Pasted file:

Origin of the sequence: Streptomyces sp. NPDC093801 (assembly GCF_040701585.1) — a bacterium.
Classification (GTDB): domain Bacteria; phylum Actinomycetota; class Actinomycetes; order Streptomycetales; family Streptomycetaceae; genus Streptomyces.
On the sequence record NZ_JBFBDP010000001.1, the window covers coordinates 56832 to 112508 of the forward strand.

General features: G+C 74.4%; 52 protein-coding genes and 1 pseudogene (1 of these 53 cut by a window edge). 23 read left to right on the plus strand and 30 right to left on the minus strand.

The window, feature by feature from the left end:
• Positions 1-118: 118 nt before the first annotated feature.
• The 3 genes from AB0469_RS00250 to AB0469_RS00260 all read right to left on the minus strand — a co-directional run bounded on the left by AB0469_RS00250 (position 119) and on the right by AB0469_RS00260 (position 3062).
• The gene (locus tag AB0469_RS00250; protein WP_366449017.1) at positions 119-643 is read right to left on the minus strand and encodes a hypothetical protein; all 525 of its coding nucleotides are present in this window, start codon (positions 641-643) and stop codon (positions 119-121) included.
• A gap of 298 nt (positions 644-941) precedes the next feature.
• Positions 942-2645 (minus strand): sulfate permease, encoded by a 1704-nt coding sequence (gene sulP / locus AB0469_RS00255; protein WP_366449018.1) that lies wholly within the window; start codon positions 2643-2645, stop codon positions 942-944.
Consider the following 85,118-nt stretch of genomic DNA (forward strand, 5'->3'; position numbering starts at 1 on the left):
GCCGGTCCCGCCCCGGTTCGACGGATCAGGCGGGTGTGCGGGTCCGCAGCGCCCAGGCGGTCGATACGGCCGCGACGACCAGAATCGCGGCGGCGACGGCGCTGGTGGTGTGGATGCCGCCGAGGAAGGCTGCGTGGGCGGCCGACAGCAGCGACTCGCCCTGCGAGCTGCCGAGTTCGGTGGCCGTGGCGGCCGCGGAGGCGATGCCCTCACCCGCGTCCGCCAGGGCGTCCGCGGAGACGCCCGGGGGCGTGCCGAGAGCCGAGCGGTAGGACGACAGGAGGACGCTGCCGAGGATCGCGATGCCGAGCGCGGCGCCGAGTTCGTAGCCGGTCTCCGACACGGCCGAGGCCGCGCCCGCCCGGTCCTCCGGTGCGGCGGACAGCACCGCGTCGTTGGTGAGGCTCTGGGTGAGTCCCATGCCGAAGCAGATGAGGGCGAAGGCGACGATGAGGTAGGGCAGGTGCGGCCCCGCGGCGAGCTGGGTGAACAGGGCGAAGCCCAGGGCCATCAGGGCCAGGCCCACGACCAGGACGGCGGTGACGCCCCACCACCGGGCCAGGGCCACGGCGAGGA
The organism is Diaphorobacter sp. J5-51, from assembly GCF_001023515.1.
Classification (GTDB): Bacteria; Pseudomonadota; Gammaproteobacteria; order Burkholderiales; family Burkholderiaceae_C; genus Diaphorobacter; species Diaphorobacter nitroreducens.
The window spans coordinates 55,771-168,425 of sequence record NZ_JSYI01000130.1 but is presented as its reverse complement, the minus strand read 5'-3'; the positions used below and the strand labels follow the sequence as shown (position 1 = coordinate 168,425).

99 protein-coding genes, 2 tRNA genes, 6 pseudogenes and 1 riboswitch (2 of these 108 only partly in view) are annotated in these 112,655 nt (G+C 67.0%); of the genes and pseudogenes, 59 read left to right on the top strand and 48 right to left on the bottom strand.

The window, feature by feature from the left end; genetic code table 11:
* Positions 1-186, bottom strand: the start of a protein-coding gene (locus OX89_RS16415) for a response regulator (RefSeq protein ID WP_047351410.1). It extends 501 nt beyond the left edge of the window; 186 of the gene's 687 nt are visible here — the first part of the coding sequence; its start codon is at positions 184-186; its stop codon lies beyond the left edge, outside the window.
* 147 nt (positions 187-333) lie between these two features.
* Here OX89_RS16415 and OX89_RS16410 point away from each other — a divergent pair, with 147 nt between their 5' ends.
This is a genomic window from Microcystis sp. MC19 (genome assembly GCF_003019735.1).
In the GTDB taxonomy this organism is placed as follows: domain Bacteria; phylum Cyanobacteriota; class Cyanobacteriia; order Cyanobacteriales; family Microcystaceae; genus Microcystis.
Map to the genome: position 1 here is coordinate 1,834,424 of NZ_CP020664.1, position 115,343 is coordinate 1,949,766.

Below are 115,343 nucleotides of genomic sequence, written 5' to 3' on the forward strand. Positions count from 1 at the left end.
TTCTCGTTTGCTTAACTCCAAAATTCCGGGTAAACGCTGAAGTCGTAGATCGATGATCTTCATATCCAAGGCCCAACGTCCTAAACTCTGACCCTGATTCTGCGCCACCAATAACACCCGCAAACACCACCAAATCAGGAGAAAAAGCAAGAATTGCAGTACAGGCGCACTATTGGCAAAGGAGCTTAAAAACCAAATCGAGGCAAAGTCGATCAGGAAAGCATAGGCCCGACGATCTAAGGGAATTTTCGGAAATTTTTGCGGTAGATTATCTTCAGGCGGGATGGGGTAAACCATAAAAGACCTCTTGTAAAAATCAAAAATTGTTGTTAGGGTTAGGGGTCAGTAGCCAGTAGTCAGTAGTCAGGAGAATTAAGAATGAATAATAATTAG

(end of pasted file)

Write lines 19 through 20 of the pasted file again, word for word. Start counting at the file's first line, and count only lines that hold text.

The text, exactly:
* 147 nt (positions 187-333) lie between these two features.
* Here OX89_RS16415 and OX89_RS16410 point away from each other — a divergent pair, with 147 nt between their 5' ends.